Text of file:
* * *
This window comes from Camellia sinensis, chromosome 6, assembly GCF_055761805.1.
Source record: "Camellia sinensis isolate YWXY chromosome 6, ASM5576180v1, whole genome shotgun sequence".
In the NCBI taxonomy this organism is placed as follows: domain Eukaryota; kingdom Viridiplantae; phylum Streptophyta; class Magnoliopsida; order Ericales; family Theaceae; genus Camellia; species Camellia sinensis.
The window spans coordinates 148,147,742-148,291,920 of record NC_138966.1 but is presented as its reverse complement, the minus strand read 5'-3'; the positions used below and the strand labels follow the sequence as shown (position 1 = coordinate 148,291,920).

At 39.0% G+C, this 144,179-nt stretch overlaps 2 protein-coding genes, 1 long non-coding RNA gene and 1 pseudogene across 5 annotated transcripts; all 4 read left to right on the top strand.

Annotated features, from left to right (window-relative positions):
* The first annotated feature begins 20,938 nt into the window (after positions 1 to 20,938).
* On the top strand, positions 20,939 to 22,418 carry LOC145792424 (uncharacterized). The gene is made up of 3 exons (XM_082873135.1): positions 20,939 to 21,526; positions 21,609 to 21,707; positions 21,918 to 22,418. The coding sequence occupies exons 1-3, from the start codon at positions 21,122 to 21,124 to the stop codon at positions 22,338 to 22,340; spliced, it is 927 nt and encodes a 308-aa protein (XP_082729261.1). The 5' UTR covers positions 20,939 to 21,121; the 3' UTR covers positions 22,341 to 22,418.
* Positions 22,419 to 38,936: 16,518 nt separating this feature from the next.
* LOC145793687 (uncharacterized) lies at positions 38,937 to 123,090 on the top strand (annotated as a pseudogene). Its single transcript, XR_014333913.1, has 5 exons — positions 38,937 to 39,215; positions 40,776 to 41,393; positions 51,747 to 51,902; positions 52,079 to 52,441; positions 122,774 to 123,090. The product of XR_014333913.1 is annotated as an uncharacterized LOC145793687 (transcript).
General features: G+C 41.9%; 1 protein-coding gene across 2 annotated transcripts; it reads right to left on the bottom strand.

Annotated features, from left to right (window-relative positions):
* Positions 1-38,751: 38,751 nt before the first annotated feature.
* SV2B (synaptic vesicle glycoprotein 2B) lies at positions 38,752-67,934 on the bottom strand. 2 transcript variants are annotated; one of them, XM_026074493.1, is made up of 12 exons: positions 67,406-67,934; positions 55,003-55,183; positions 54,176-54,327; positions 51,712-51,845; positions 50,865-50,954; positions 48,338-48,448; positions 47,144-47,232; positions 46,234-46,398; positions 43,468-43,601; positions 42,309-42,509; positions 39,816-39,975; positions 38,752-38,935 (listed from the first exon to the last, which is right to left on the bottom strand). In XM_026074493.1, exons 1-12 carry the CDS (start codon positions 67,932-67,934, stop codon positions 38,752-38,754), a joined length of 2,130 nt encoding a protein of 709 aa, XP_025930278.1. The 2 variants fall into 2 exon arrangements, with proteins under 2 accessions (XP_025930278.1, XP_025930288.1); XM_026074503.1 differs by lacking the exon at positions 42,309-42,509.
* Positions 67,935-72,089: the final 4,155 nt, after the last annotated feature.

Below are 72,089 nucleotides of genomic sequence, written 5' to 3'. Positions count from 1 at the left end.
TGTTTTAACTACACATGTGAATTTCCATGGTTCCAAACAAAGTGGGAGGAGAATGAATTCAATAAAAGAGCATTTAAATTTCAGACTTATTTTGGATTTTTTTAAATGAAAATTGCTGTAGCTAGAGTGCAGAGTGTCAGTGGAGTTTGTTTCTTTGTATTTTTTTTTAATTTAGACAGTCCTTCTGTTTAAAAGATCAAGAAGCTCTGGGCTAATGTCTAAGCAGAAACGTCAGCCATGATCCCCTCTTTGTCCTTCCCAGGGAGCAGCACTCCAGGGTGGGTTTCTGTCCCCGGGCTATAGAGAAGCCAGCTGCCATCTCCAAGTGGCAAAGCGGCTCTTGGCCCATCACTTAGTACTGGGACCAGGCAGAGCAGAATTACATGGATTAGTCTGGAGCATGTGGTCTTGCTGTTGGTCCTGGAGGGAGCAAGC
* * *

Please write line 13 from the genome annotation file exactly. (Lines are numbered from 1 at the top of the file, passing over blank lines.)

* Positions 1-38,751: 38,751 nt before the first annotated feature.